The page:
ULA and SpaceX awarded $380 million to launch national security missions

ULA and SpaceX have been awarded $383.9 million to launch two national security missions each by 2023.
ULA received $224.2 million and SpaceX $159.7 million to launch two National Security Space Launch Phase Two missions each | Image credit SpaceX

The United States Department of Defense announced March 9 that it had awarded over $380 million in contracts for the launch of four national security missions.

In August 2020, the Defense Department selected United Launch Alliance (ULA) and SpaceX to receive contracts for a block of 30 to 35 missions for Phase Two of its National Security Space Launch program. Under the selection conditions, ULA was awarded 60% of the phase two missions with SpaceX is set to launch the remaining 40%.

The March 9 Defense Department announcement revealed that ULA will receive $224.2 million to launch the USSF-112 and USSF-87 missions. SpaceX will receive $159.7 million for the launch of USSF-36 and NROL-69.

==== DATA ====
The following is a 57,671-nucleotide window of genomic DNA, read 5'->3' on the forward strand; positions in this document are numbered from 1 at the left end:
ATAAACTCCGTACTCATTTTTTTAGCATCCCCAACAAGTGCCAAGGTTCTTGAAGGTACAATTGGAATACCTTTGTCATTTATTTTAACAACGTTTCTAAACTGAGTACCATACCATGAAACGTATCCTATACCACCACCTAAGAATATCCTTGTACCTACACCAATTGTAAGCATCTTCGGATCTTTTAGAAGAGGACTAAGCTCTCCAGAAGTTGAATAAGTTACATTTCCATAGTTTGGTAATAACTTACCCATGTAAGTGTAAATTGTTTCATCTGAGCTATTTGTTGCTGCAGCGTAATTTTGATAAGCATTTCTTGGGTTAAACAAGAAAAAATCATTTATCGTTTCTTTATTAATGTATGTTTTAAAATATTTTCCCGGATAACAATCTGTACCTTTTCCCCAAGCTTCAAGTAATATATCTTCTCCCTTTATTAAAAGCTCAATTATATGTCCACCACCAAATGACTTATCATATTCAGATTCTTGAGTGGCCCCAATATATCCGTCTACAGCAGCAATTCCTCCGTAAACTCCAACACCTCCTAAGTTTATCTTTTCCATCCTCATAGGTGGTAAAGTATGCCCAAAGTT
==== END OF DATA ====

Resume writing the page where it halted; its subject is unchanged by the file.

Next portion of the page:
Three of four missions will be launched on behalf of the US Air Force. The fourth, NROL-29, will be launched on behalf of the secretive US National Reconnaissance Office. All four missions are slated to be launched before the end of 2023.

Although not confirmed by the announcement, the two ULA missions will likely be launched aboard the company’s next-generation Vulcan Centaur rocket, which is set to enter service in the fourth quarter of this year.

Although the two missions awarded to SpaceX could be launched aboard either the Falcon 9 or the Falcon Heavy, the award amount points to the former.

The first phase two mission, USSF-67, is expected to be launched aboard a Falcon Heavy with an extended fairing in the third quarter of 2022. SpaceX received $317 million for the launch of USSF-67. With SpaceX receiving just $159.7 million to launch two missions, it is unlikely that either will be hitching a ride to orbit aboard a Falcon Heavy.

Andrew Parsonson is a space enthusiast and the founder of Rocket Rundown. He has worked as a journalist and blogger for various industries for over 5 years and has a passion for both fictional and real-life space travel. Currently, Andrew is the primary writer for Rocket Rundown as we look to expand our reach and credibility.